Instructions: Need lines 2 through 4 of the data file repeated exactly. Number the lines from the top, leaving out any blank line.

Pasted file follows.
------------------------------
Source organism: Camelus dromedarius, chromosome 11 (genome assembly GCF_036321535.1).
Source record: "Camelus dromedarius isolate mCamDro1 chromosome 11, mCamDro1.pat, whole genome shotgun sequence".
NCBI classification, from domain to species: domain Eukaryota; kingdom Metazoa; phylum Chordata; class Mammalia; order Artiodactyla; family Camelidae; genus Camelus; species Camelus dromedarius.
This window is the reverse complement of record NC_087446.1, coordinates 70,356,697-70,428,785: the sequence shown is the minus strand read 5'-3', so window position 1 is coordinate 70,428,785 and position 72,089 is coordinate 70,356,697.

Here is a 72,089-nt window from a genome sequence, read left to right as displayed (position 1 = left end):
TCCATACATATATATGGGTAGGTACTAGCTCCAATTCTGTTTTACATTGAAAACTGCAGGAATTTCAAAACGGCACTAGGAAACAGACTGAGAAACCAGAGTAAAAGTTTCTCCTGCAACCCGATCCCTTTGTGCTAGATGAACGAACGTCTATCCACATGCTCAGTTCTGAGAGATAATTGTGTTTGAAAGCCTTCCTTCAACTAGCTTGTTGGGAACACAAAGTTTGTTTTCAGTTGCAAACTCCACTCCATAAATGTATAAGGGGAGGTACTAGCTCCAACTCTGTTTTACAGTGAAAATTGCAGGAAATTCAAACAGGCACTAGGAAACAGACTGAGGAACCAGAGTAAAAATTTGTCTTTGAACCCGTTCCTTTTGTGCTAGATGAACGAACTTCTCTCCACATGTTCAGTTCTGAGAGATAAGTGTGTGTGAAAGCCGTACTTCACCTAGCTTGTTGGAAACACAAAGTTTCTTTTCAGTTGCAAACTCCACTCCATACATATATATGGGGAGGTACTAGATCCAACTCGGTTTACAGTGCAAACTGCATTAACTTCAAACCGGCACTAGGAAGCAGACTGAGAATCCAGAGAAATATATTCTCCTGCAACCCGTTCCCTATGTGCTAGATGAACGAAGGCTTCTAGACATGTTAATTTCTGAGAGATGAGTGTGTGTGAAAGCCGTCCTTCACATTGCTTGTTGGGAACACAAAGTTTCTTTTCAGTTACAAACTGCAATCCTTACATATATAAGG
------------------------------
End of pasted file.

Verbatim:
Source record: "Camelus dromedarius isolate mCamDro1 chromosome 11, mCamDro1.pat, whole genome shotgun sequence".
NCBI classification, from domain to species: domain Eukaryota; kingdom Metazoa; phylum Chordata; class Mammalia; order Artiodactyla; family Camelidae; genus Camelus; species Camelus dromedarius.
This window is the reverse complement of record NC_087446.1, coordinates 70,356,697-70,428,785: the sequence shown is the minus strand read 5'-3', so window position 1 is coordinate 70,428,785 and position 72,089 is coordinate 70,356,697.